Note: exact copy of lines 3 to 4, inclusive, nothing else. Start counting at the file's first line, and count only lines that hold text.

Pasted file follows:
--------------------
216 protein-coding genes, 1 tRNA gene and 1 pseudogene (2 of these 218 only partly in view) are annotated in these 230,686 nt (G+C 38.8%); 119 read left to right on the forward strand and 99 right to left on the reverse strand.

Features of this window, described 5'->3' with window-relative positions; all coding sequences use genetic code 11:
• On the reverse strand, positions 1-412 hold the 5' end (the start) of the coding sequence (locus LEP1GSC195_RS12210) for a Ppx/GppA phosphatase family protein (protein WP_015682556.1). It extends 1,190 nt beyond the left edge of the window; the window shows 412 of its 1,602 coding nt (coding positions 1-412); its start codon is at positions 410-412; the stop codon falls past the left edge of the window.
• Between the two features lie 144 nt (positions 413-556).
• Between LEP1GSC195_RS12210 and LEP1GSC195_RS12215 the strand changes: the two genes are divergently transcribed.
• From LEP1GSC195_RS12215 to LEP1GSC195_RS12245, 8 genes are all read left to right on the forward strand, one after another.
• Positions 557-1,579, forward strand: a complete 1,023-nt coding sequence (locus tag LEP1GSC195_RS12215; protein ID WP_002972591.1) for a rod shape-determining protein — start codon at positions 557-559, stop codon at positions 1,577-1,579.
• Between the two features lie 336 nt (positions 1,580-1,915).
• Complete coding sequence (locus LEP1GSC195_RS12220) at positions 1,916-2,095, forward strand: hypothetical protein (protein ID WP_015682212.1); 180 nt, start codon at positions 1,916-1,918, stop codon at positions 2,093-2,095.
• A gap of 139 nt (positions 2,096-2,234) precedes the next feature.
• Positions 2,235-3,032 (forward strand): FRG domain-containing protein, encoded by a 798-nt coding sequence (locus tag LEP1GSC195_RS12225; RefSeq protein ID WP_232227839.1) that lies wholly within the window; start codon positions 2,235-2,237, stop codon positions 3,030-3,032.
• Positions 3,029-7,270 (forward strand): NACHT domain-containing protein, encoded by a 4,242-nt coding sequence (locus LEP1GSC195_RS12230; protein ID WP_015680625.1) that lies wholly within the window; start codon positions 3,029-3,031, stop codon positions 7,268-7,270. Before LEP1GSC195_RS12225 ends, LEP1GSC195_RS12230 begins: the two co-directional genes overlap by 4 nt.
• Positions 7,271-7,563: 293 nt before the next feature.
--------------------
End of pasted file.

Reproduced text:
• On the reverse strand, positions 1-412 hold the 5' end (the start) of the coding sequence (locus LEP1GSC195_RS12210) for a Ppx/GppA phosphatase family protein (protein WP_015682556.1). It extends 1,190 nt beyond the left edge of the window; the window shows 412 of its 1,602 coding nt (coding positions 1-412); its start codon is at positions 410-412; the stop codon falls past the left edge of the window.
• Between the two features lie 144 nt (positions 413-556).